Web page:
Though not new, Sen. Kim Thatcher of Keizer won the District 11 seat vacated by Courtney's retirement. Thatcher had been in the Senate eight years, after 10 years in the House, but lost her District 13 seat as a result of redistricting. Democrat Aaron Woods of Wilsonville, a retired technology executive, won the newly redrawn seat.

The House

COURTESY PHOTO - Rep. Dan Rayfield of Corvallis is the Democratic nominee for a full two-year term as House speaker when the Oregon Legislature opens its 2023 session on Jan. 9. Democrats lead Republicans, 35-25, in unofficial results. Counties have until Dec. 5 to certify results of the Nov. 8 election.The House is a different story.

Democrats won 35 seats and Republicans 25 seats, a net change of two from the current lineup, assuming that unofficial results are certified.

The current lineup is 37 Democrats and 23 Republicans, so the two-seat loss brings Democrats below the supermajority threshold of 36.

Democrats reelected 21 members and three midterm appointees, plus 11 new members.

Republicans reelected 12 members and three midterm appointees, plus 10 new members.

No incumbent or appointee who sought election lost.

Of the total who have served less than a full term, Democrat Andrea Valderrama of Portland was appointed midway through the 2021 session to succeed Diego Hernandez, who resigned before the House was set to vote on his expulsion. Valderrama is now the majority whip, the No. 3 position in the House Democratic leadership.

Republican Kevin Mannix of Salem is returning to the House after an absence of more than two decades. Mannix was a Democratic member from 1989 to 1997, when he switched parties, and a Republican member from 1999 to 2001. Mannix also was a two-time candidate for attorney general (1996 and 2000), governor (2002 and 2006), and for the 5th District congressional seat in 2008. He was the GOP nominee for attorney general in 2000 and governor in 2002, but lost both general elections.

Republican Jeff Helfrich of Hood River was appointed to a vacancy in 2018 but lost the seat to a Democrat later that year. He came close in 2020 in a rematch with the Democrat, Anna Williams, who did not run again and resigned her seat before the Nov. 8 election.

The modern record for turnover is 28 seats back in 1973, after Oregon went to single-member legislative districts. (Prior to a 1971 redistricting, some representatives were elected by counties or groups of counties.)

Other years of high turnover were in 1999, when term limits resulted in 27 new members — counting Mannix and Democrat Randy Leonard of Portland, who moved from the Senate to the House — and in 2001 with 24 new members, plus Republican Cedric Hayden of Fall Creek, father of the current senator-elect. The elder Hayden had served in the House from 1985 to 1997. The Supreme Court overturned term limits in 2002.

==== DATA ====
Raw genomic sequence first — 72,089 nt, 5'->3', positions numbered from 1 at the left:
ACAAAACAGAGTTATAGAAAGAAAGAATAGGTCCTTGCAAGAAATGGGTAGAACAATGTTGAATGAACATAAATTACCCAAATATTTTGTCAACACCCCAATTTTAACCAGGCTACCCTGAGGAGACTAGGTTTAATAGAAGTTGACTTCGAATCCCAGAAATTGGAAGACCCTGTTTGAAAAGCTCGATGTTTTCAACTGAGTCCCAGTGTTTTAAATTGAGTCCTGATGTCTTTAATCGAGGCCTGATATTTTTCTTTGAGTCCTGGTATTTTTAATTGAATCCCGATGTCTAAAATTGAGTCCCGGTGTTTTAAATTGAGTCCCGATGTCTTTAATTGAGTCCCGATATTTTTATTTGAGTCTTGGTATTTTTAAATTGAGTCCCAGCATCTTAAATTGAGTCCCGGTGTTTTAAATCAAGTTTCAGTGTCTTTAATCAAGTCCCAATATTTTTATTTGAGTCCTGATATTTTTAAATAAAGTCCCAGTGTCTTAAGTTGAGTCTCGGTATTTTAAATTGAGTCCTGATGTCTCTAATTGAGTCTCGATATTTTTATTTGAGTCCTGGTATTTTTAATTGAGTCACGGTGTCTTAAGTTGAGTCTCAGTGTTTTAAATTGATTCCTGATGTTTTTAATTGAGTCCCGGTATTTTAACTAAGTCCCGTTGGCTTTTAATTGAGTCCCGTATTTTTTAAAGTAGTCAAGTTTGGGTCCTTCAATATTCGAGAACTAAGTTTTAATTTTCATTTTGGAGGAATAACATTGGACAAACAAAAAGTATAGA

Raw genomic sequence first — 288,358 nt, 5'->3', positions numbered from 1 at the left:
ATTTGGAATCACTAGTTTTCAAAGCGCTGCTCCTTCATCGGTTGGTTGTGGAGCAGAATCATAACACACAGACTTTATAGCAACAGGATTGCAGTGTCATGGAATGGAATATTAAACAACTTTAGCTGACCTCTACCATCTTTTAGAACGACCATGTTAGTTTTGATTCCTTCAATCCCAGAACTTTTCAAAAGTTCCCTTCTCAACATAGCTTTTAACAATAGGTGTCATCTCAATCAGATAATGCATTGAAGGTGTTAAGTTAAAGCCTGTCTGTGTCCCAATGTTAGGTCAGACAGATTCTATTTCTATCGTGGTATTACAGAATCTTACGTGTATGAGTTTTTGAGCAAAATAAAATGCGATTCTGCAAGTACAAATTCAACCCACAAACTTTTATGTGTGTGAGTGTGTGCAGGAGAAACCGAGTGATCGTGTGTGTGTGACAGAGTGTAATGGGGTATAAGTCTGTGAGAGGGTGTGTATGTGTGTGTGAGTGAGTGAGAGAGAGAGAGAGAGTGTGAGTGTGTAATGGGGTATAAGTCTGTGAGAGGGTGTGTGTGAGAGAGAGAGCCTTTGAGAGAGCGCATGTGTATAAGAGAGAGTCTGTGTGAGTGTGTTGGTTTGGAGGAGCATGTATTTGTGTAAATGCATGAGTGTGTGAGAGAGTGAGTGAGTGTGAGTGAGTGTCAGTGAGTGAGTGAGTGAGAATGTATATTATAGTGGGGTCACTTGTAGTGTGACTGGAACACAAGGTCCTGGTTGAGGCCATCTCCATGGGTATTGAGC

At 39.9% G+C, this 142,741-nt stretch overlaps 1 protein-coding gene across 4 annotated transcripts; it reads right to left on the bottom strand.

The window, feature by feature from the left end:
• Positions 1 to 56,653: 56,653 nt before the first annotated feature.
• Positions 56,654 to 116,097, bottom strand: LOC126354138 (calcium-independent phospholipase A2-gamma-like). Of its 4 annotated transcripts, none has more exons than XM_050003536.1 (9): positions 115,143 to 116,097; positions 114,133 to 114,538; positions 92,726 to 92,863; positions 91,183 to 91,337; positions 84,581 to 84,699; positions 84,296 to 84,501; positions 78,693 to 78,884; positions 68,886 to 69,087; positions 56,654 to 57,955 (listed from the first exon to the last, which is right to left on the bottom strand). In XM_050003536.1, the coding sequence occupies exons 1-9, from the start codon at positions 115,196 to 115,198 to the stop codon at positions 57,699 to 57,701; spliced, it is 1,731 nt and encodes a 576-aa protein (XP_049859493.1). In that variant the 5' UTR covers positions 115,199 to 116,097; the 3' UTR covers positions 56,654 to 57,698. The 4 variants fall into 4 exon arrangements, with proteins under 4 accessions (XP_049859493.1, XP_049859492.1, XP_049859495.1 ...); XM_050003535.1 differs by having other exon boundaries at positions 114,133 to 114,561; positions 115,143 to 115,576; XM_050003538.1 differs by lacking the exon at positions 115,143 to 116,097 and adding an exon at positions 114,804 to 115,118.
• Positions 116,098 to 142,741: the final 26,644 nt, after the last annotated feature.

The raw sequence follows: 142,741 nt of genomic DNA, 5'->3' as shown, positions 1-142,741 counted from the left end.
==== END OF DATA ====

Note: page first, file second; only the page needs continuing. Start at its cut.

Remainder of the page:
The new Democrats, in addition to Valderrama: Tom Andersen, Salem; Ben Bowman, Tigard; Farrah Chaichi, Aloha; Mark Gamba, Milwaukie; Annessa Hartman, Gladstone; Emerson Levy, Bend; Travis Nelson, Portland (appointee); Daniel Nguyen, Lake Oswego; Hoa Nguyen, Portland; Hai Pham, Hillsboro; Nathan Sosa, Hillsboro (appointee); Thuy Tran, Portland; Jules Walters, West Linn.

Hartman led a Republican for the District 40 seat by 146 votes of more than 31,000 cast. But that margin was above the threshold of 63 required to trigger an automatic recount, pending a complete count of challenged and provisional ballots.

The new Republicans, in addition to Mannix: Charlie Conrad, Dexter; Tracy Cramer, Gervais; Ed Diehl, Stayton; Lucetta Elmer, McMinnville; Christine Goodwin, Roseburg (appointee); Jeff Helfrich, Hood River (2018 appointee who lost general election); James Hieb, Canby (appointee); Cyrus Javadi, Tillamook; Emily McIntire, Eagle Point; Virgle Osborne, Roseburg; Anna Scharf, Amity (appointee); Brian Stout, Columbia City.

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New Legislature

Lineups are subject to change pending certification of Nov. 8 results.


Current: 18 Democrats, 11 Republicans, one nonaffiliated.

Incoming: 17 Democrats, 12 Republicans, one nonaffiliated. 21 men (10 from each party plus nonaffiliated), 9 women (7 Democrats, 2 Republicans).

New members: 3 Democrats, 3 Republicans; all but one served in the House. Another Republican, Kim Thatcher of Keizer, was elected to a different seat.


Current: 37 Democrats, 23 Republicans.

Incoming: 35 Democrats, 25 Republicans. 34 men (18 Democrats, 16 Republicans), 26 women (17 Democrats, 9 Republicans).

New members: 14 Democrats, including three appointees from the previous cycle; 13 Republicans, including three appointees. New Republicans include Kevin Mannix of Salem, who has served five previous terms, and Jeff Helfrich of Hood River, who served in 2018 but lost a bid for a full term.

— Peter Wong